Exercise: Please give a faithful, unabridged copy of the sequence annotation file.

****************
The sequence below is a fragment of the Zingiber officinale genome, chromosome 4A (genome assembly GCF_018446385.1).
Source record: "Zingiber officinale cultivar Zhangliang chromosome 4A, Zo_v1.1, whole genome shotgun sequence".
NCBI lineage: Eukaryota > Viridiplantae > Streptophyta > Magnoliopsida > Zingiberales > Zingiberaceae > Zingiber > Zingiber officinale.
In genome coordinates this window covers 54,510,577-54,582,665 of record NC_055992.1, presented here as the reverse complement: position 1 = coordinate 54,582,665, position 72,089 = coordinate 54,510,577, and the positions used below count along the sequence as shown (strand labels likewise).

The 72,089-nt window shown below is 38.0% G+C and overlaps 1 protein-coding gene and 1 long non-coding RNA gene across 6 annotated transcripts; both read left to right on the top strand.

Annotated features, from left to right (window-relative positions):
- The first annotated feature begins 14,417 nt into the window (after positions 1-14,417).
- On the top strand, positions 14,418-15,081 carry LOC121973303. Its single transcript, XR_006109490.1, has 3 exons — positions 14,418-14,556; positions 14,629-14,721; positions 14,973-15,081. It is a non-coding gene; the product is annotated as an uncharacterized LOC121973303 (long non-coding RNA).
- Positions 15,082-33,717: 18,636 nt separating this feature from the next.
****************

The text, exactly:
The sequence below is a fragment of the Zingiber officinale genome, chromosome 4A (genome assembly GCF_018446385.1).
Source record: "Zingiber officinale cultivar Zhangliang chromosome 4A, Zo_v1.1, whole genome shotgun sequence".
NCBI lineage: Eukaryota > Viridiplantae > Streptophyta > Magnoliopsida > Zingiberales > Zingiberaceae > Zingiber > Zingiber officinale.
In genome coordinates this window covers 54,510,577-54,582,665 of record NC_055992.1, presented here as the reverse complement: position 1 = coordinate 54,582,665, position 72,089 = coordinate 54,510,577, and the positions used below count along the sequence as shown (strand labels likewise).

The 72,089-nt window shown below is 38.0% G+C and overlaps 1 protein-coding gene and 1 long non-coding RNA gene across 6 annotated transcripts; both read left to right on the top strand.

Annotated features, from left to right (window-relative positions):
- The first annotated feature begins 14,417 nt into the window (after positions 1-14,417).
- On the top strand, positions 14,418-15,081 carry LOC121973303. Its single transcript, XR_006109490.1, has 3 exons — positions 14,418-14,556; positions 14,629-14,721; positions 14,973-15,081. It is a non-coding gene; the product is annotated as an uncharacterized LOC121973303 (long non-coding RNA).
- Positions 15,082-33,717: 18,636 nt separating this feature from the next.